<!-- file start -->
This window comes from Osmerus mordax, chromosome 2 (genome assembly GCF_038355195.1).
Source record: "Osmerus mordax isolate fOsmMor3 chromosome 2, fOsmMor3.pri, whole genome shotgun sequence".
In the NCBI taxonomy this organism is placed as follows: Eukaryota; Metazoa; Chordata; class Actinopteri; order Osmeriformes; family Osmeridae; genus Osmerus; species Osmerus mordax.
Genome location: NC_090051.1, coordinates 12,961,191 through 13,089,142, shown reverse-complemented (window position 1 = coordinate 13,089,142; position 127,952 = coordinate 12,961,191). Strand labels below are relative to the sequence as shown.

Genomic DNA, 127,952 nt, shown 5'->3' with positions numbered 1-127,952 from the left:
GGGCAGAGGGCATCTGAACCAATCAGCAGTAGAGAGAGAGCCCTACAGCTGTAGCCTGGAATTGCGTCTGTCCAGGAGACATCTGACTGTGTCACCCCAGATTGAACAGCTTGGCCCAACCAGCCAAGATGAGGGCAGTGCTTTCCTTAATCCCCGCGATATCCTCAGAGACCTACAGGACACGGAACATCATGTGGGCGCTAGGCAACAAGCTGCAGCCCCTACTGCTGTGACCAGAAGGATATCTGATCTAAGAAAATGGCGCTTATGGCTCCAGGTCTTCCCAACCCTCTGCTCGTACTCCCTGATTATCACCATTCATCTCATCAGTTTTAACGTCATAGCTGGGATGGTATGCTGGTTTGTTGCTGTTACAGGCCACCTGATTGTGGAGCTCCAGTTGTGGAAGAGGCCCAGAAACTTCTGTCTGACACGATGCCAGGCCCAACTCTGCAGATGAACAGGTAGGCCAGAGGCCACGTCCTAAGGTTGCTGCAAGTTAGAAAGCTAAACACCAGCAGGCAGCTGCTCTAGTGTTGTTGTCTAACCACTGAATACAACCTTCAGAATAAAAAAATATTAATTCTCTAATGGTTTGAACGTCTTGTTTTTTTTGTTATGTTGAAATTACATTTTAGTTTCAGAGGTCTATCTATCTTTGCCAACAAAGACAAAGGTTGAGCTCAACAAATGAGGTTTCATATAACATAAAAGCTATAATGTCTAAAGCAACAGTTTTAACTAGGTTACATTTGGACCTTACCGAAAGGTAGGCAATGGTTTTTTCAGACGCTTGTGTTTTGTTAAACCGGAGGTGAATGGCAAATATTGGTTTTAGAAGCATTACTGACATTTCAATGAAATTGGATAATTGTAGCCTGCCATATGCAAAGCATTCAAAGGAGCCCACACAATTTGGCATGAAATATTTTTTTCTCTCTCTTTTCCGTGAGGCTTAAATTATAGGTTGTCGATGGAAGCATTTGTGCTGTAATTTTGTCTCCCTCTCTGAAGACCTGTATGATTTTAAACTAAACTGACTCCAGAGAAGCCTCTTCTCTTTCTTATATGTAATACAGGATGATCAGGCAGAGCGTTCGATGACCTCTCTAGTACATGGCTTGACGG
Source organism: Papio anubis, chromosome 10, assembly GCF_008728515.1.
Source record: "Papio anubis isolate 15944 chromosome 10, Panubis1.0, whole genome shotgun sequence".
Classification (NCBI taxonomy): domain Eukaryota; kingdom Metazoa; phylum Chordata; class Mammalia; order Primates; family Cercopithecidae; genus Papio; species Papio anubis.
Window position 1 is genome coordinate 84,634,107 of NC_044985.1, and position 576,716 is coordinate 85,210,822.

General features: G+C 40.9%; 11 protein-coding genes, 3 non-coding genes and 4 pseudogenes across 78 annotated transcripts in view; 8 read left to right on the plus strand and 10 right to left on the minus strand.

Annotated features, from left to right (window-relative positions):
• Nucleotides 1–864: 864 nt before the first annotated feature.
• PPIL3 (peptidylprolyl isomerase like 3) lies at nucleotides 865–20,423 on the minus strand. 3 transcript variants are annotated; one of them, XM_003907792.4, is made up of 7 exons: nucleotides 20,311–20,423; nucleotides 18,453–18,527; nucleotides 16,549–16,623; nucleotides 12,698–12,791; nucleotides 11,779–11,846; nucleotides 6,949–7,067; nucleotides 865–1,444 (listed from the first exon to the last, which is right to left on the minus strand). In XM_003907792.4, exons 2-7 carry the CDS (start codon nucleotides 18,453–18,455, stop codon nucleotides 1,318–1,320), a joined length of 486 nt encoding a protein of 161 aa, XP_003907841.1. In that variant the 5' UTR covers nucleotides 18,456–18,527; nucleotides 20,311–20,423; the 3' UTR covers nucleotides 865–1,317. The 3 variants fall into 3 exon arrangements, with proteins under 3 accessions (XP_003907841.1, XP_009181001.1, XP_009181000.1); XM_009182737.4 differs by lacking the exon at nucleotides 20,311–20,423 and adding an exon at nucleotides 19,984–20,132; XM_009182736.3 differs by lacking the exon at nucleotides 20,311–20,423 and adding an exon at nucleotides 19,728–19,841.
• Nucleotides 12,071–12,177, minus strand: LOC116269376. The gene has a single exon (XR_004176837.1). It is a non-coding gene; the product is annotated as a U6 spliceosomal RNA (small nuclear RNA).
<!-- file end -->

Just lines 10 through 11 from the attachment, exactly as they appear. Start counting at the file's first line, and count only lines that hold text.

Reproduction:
Window position 1 is genome coordinate 84,634,107 of NC_044985.1, and position 576,716 is coordinate 85,210,822.

General features: G+C 40.9%; 11 protein-coding genes, 3 non-coding genes and 4 pseudogenes across 78 annotated transcripts in view; 8 read left to right on the plus strand and 10 right to left on the minus strand.